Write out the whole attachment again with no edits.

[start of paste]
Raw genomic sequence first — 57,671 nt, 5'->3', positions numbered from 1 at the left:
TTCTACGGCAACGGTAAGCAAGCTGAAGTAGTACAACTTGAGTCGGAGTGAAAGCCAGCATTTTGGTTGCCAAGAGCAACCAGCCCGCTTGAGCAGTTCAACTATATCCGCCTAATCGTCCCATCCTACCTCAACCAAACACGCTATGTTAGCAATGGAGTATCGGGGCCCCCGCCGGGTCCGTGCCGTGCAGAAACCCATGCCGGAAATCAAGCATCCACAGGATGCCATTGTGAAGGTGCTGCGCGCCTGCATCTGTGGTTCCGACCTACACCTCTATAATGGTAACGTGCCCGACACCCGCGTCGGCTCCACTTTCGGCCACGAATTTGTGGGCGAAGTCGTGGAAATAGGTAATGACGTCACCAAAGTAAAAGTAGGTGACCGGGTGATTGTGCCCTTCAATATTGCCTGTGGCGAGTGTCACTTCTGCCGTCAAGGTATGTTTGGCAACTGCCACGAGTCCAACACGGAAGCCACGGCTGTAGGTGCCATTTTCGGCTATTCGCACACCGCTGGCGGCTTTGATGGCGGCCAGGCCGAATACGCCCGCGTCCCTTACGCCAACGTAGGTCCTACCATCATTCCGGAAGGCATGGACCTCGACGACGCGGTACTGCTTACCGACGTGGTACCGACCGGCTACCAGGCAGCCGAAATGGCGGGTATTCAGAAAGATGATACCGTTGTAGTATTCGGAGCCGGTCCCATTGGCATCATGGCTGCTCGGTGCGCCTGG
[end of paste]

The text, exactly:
Raw genomic sequence first — 57,671 nt, 5'->3', positions numbered from 1 at the left:
TTCTACGGCAACGGTAAGCAAGCTGAAGTAGTACAACTTGAGTCGGAGTGAAAGCCAGCATTTTGGTTGCCAAGAGCAACCAGCCCGCTTGAGCAGTTCAACTATATCCGCCTAATCGTCCCATCCTACCTCAACCAAACACGCTATGTTAGCAATGGAGTATCGGGGCCCCCGCCGGGTCCGTGCCGTGCAGAAACCCATGCCGGAAATCAAGCATCCACAGGATGCCATTGTGAAGGTGCTGCGCGCCTGCATCTGTGGTTCCGACCTACACCTCTATAATGGTAACGTGCCCGACACCCGCGTCGGCTCCACTTTCGGCCACGAATTTGTGGGCGAAGTCGTGGAAATAGGTAATGACGTCACCAAAGTAAAAGTAGGTGACCGGGTGATTGTGCCCTTCAATATTGCCTGTGGCGAGTGTCACTTCTGCCGTCAAGGTATGTTTGGCAACTGCCACGAGTCCAACACGGAAGCCACGGCTGTAGGTGCCATTTTCGGCTATTCGCACACCGCTGGCGGCTTTGATGGCGGCCAGGCCGAATACGCCCGCGTCCCTTACGCCAACGTAGGTCCTACCATCATTCCGGAAGGCATGGACCTCGACGACGCGGTACTGCTTACCGACGTGGTACCGACCGGCTACCAGGCAGCCGAAATGGCGGGTATTCAGAAAGATGATACCGTTGTAGTATTCGGAGCCGGTCCCATTGGCATCATGGCTGCTCGGTGCGCCTGG